Gupta talked to The Wrap about his travels to the West African nation of Guinea to report on the disease
A deadly Ebola outbreak in the West African nation of Guinea has killed at least 108 people, including medical workers, according to the World Health Organization (WHO). The disease has also sparked fears that it could spread to other countries, including the United States. CNN's chief medical correspondent Dr. Sanjay Gupta traveled to Guinea to report on what's happening.
Gupta spoke to TheWrap, from Africa, on whether people in the U.S. should be worried, and on the potential risks in reporting on life-threatening diseases.
TheWrap: The story is fascinating because it's scary for people living in developed countries that Ebola is still an issue in the 21st century
Dr. Sanjay Gupta: I've covered just about every infectious disease outbreak over the last 12 years, and this is the one that makes people the most nervous. It is such a deadly pathogen and I think what's remarkable about it is that we don't really know much at all about it despite how long it's been around– we don't know where it comes from, we don't know specifically what causes it. We don't know how to treat it, we don't know how to vaccinate against it, we certainly don't know how to cure it — it's really a very mysterious thing. In certain outbreaks it kills 9 out of 10 people infected. It does make people nervous — I think what's particularly worrisome about this is that it has always been in remote African forests, and we didn't worry about it spreading because the grim reality is that it would kill people so fast that it wouldn't spread. The problem now is that it is in Conakry [capital of Guinea], which is a city of 2 million and has an international airport and the possibility of someone getting on a plane who has been exposed but not developed any symptoms, that's a real concern. It's not likely to happen, but it has been keeping people up at night.
When was the first time they noticed this was happening in Guinea?
It was really just over the last three weeks. When people started getting sick — at first they have headaches, fever and fatigue — things that are pretty vague — so it could be just about anything at that point, there's so many different infectious diseases including Malaria, Typhoid, yellow fever all sorts of different things, so it took a while to confirm it was in fact Ebola and there were health care workers that were caring for these first patients who died because they got infected as a result of taking care of those patients. It was really sad, there's some 14 health care workers who died.
Have there been other international groups sent to the region to help stop the spread?
It's interesting the way that it works — typically the government of the country, in this case, Guinea, will formally ask for help and now you have the World Health Organization here, they've been overseeing a lot of the care, but the remarkable work is being done with Doctors Without Borders, they gave us some remarkable access into their isolation wards, they've set up a bunch of tents in the field and they can come here and get tested and they can start to get treatment but again there's no specific treatment for Ebola but they can do things to try and help the patients the best they can.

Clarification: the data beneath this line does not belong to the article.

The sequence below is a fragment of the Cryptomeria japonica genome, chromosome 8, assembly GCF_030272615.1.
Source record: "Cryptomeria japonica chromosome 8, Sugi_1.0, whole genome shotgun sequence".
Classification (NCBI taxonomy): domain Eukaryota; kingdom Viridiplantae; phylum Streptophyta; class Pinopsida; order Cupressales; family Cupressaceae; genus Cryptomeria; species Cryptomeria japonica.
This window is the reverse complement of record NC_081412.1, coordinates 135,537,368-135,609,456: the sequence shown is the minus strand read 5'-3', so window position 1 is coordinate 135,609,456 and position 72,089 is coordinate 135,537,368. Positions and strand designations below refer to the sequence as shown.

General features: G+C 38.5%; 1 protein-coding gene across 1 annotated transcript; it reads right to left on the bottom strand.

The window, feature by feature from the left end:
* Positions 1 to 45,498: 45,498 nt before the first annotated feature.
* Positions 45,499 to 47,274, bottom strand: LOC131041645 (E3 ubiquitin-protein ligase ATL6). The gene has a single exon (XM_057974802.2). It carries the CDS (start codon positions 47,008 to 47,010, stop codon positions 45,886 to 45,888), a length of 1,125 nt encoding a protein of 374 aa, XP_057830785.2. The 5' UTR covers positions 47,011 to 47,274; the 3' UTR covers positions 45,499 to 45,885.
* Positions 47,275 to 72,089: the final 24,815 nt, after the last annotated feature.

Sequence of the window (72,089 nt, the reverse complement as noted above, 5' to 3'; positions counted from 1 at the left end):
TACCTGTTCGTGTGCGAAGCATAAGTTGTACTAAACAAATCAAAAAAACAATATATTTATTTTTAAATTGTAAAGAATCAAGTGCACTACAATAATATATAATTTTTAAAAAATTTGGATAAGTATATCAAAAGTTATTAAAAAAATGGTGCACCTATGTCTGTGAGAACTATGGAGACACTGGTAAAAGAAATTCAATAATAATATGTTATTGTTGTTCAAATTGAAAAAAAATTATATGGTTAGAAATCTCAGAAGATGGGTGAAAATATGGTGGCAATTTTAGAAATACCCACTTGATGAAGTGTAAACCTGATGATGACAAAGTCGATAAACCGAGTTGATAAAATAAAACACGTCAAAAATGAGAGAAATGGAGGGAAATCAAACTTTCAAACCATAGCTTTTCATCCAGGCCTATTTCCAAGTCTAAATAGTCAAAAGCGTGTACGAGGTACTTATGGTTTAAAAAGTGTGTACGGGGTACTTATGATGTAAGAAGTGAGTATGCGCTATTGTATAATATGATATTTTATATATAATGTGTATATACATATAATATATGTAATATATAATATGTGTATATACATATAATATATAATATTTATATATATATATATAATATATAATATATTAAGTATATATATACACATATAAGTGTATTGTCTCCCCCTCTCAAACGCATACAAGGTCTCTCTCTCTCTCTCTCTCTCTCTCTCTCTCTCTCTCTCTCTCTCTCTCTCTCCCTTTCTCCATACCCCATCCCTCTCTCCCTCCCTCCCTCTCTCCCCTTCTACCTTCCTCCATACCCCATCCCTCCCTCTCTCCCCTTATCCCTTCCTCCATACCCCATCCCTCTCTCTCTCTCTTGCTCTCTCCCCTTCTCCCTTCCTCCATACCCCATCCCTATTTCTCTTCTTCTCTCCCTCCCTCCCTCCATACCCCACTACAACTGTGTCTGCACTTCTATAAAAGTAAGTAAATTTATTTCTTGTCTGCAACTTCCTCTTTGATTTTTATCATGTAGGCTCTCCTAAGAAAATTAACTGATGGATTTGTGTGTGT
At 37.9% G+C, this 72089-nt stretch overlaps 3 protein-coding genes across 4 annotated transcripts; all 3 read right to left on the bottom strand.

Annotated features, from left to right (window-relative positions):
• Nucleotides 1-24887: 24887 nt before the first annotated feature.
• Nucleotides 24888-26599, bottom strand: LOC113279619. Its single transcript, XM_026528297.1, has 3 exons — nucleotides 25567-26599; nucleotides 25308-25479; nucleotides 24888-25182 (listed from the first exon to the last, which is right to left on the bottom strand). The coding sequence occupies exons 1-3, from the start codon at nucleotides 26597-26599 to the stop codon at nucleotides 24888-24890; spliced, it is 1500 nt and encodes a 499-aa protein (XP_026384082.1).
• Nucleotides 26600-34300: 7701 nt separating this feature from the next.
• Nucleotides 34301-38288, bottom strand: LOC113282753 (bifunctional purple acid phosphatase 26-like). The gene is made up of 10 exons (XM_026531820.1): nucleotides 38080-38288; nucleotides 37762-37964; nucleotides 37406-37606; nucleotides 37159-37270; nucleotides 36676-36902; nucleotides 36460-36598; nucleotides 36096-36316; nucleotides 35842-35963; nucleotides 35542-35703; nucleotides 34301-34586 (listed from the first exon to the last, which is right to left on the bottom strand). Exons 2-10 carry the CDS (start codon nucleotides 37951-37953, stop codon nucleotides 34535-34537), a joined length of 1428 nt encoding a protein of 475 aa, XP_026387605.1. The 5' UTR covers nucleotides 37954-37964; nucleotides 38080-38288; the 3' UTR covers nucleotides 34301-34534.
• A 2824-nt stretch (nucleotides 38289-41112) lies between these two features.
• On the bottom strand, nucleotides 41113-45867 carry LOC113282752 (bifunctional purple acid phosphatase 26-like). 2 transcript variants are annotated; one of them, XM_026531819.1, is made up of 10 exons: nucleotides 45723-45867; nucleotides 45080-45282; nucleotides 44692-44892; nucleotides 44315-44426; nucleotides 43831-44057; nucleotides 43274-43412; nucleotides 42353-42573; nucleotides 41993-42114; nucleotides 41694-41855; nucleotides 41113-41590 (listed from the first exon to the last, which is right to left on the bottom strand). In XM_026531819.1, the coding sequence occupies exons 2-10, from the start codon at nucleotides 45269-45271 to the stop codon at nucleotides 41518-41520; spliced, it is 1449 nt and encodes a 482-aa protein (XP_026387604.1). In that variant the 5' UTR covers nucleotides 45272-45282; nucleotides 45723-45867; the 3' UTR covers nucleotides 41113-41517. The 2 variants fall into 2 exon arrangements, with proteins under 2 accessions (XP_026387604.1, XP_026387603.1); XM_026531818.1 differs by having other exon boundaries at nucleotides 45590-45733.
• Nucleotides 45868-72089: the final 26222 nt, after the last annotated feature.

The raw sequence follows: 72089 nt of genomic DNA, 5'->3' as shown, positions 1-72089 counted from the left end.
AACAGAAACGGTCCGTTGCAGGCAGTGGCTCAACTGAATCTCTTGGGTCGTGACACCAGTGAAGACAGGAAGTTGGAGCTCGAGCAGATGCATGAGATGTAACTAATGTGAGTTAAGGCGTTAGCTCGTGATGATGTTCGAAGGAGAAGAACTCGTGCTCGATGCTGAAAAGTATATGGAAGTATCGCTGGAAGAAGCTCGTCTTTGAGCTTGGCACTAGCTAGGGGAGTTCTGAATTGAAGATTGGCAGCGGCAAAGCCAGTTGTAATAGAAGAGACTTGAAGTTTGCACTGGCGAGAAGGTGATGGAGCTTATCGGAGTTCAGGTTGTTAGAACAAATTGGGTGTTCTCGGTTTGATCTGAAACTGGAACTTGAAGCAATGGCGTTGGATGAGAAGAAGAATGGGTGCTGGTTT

What was the risk when you went to Guinea? How did you judge whether it was a dangerous situation for you?
I think everyone gets a little bit nervous around Ebola because it's one of those things — you really have to get close contact with an infected person, it's very infectious, just a small amount, a microscopic amount can infect you, you might not even know you've got some of this on your skin and it can go through a break in your skin, and everyone has breaks in their skin whether they realize it or not. My wife and I had some conversations ahead of time, I never had covered the story of Ebola before, so there was a lot of careful consideration. But I did a lot of homework, I know it's not airborne, so I know it's not something you're going to catch by being around it, I'm just very careful in the isolation area to not touch anything, not let anything on our skin. You just gotta be really vigilant, but I think the risk is very low.
When CNN reports on issues like this — is this a wake up call for a lot of people? Is Ebola something we take for granted?
I think there's no doubt that Ebola captures people's imagination. I've been really fascinated about this, I studied it when I was in medical school. It's one of the deadliest pathogens in the world. It kills people very swiftly. It's one of these things that fascinates people. But there's a real desire to educate people when something like this happens. I think most people don't know anything about Ebola when something like this happens, it's a real opportunity to educate people and simultaneously calm some fears. The perception is that there's zombie towns, and all sorts of horror movie type afflictions, there's no doubt it's a frightening thing, but presenting facts and telling stories makes it a lot more real for people. From a news perspective, it has been primarily in remote forested areas before, and now we live in this global world…we want to make sure we inform people and educate people. I don't think this is something that's likely to become an issue in the United States, for lots of different reasons. We have a sophisticated medical system and we know how to stop the spread of these types of diseases. But the idea that we could have Ebola test positive in countries outside of Africa, I think that's becoming increasingly real.
Watch Sanjay's report below: